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I love data science. You get a glimpse into this fascinating field whenever you dive into one of those coolly designed infographics where they’ve correlated obscurely related statistics together to reveal something new or “hidden” about a given subject. Cinema has lots of rich data in it and Stephen Follows has been mining it to create some brilliant analysis of the film industry.
Stephen posts at the top of his page: “Each week I look at a different topic around the film industry, focusing on the data and statistics which reveal what’s going on.”
Here’s a link to his site full of articles:
STEPHEN FOLLOWS Film Data and Education
“Boppin’ At The Glue Factory” is now available on Amazon in HD-Surround Sound and with French subtitles if you so desire 🙂
This episode contains a rare look at Abby and Brittany Hensel, dicephalus conjoined twins, having two heads and sharing one body.
Abby: “We wanted to make this documentary so people wouldn’t always have to stare and take pictures because we don’t like it when they take pictures”.
Dicephalus (Two Headed) Conjoined Twins Abigail and Brittany Hensel are about to turn sixteen. They’ve shared every single moment of their lives, but it wasn’t a matter of choice. These twin sisters are joined for life.
Abby and Brittany were born with just one body between them. The only known surviving dicephalus conjoined twins. They’ve spent their lives in a small close-knit community, completely protected from prying eyes.
The girls live on a farm in Minnesota with their younger brother and sister, Coty and Morgan, and their mother and father, Patty and Mike Hensel. As they reach sixteen, on the brink of womanhood, they decide to show the world what it’s really like to be joined for life.
Every moment of their lives requires the twins to cooperate with each other, and they appear to be totally in sync, but that doesn’t mean they always agree. Brittany describes Abby as bossy and outspoken. Abby describes Brittany as having been shy but becoming more confident, she likes to take her time with things.
The Whitest Kids U’ Know, returns to IFC this spring with ten all-new 30-minute episodes premiering on Friday, April 15 at 10:30/9:30c.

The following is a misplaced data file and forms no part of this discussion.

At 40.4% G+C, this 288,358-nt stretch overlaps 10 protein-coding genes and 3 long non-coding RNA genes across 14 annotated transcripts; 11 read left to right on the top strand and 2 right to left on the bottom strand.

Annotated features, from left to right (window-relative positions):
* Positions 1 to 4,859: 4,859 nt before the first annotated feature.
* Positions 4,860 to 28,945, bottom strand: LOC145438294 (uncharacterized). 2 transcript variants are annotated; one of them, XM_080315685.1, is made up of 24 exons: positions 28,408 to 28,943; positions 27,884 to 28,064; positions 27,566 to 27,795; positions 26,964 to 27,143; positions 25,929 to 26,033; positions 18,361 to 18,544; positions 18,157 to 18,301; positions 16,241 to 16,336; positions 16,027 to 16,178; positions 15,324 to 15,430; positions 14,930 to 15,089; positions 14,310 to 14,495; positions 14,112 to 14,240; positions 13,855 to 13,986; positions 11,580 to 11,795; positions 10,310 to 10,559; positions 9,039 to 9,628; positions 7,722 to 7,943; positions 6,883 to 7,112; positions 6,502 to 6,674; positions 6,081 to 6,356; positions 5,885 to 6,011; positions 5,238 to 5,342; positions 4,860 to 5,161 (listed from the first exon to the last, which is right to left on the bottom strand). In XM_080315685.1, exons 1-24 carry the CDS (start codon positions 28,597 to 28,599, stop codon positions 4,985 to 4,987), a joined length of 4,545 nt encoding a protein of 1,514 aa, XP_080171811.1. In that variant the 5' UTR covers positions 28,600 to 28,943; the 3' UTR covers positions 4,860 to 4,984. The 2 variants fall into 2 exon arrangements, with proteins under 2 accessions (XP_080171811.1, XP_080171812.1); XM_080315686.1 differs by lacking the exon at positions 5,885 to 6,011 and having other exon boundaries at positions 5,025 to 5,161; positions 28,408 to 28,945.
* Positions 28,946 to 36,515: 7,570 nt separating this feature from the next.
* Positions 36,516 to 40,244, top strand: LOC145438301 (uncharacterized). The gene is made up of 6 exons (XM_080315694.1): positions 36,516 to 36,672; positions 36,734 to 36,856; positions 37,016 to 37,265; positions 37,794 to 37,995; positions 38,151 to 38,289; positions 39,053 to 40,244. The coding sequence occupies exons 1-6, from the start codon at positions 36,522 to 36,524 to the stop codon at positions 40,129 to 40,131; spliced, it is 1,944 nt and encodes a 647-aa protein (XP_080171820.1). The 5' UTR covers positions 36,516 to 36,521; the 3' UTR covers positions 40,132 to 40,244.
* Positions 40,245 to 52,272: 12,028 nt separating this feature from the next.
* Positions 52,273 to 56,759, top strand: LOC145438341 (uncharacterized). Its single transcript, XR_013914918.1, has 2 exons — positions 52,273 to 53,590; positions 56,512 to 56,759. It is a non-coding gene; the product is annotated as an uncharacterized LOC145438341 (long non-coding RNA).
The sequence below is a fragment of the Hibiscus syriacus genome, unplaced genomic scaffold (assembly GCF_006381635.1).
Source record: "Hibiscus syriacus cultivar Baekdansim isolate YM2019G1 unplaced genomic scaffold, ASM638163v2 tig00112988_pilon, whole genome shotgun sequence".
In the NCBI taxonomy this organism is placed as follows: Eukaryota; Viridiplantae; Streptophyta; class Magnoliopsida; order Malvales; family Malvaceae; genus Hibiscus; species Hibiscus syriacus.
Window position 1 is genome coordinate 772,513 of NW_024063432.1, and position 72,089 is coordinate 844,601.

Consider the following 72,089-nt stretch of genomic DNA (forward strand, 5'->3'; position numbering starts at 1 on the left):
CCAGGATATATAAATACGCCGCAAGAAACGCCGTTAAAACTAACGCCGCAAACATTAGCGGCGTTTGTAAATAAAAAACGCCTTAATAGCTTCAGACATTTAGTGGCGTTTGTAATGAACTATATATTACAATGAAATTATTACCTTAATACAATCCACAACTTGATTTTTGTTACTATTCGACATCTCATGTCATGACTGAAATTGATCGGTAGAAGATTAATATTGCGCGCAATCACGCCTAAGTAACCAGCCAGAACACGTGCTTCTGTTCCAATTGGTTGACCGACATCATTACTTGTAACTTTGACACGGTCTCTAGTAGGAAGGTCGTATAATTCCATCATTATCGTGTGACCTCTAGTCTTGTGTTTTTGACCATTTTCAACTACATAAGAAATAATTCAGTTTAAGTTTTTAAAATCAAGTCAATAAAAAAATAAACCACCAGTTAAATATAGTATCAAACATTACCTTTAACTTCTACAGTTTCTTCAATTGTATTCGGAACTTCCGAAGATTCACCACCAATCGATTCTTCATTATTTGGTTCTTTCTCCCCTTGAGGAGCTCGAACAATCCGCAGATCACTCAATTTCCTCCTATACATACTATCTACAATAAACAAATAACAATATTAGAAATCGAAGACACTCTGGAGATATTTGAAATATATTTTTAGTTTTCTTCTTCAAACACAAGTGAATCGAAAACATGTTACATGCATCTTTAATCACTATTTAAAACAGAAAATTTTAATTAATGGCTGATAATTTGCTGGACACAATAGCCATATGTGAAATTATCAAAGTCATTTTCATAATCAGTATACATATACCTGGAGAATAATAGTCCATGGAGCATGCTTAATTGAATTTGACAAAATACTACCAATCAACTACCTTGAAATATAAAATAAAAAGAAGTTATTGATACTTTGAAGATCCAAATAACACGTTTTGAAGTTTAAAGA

I found this link about the 10 best cover albums on Flavorwire. I though about how often people complain about movie remakes. Some people get bent out of shape about remakes of classic films, but rarely, if ever, do you hear people complain about cover songs. You might hear the original song and the cover version being compared — eg. “the guitar work on Madonna’s original of “Burning Up” shreds over Greg Ginns guitar playing on the Ciccone Youth version” — but with film remake discussion the tone can sound as if vandals are desecrating a holy shrine.
It’d be interesting to see cover versions of films – we all know the storyline, but to see how it would be interpreted by a different creative team or perhaps in another culture. In a sense this is the essence of a remake – it’s the cover version of the original film being played by a different “band” – a better, lesser, or just different band. What does this tell us about the story they are both based on? First of all that it’s compelling enough to do a new version of it. Isn’t this in a sense what’s also happening when a book is turned into a film. It may not be as clear a lineage since the format of media is making a huge leap, but the essential story and characters are the same.
I was really surprised when I saw the David Fincher remake of “The Girl With The Dragon Tattoo” because it was not nearly as violent and grunge-y as I’d expected having seen the original film first. I didn’t really know what to expect when I saw the original version as I knew nothing about the film, the book, or even what genre it was when I went and I was completely surprised that it was in fact a violent film. But the Fincher version seemed really glossy from the opening credits and this somehow made the treatment less violent and less gory. Was it actually less graphic? I’d need to revisit the original to really compare. But Fincher is an accomplished enough director with such a distinct style and vision. It’s not as striking a cover as say DEVO covering “(I Can’t Get No) Satisfaction” – they’ve done it in their own distinct style, but stayed very true to the emotion and theme of the song while uncovering an great new take on frustration in their version – a darkly comic twist which serves to enhance it well. Is it better? I wouldn’t say that because the two are so different and the one would not exist without the other. The DEVO version is enhanced by being able to build upon and uncover more of the original song. It wouldn’t be the same if you hadn’t heard the original Rolling Stones version.
What if filmmakers embraced the cover film?
How about a movie cover of REPO MAN by P.T. Anderson, a cover of SWEETIE by Todd Haynes, ERASERHEAD by Miranda July, ONE FLEW OVER THE CUCKOO’S NEST by Andrea Arnold, ALL THAT JAZZ by Nicolaus Refn Winding, “Kramer v. Kramer” by Asghar Farhadi, TAXI DRIVER by Gaspar Noe, SWEET SMELL OF SUCCESS by Michelle MacLaren, and a cover of DO THE RIGHT THING by Lee Daniels?
What are some movies you’d like to see covered and who’d direct?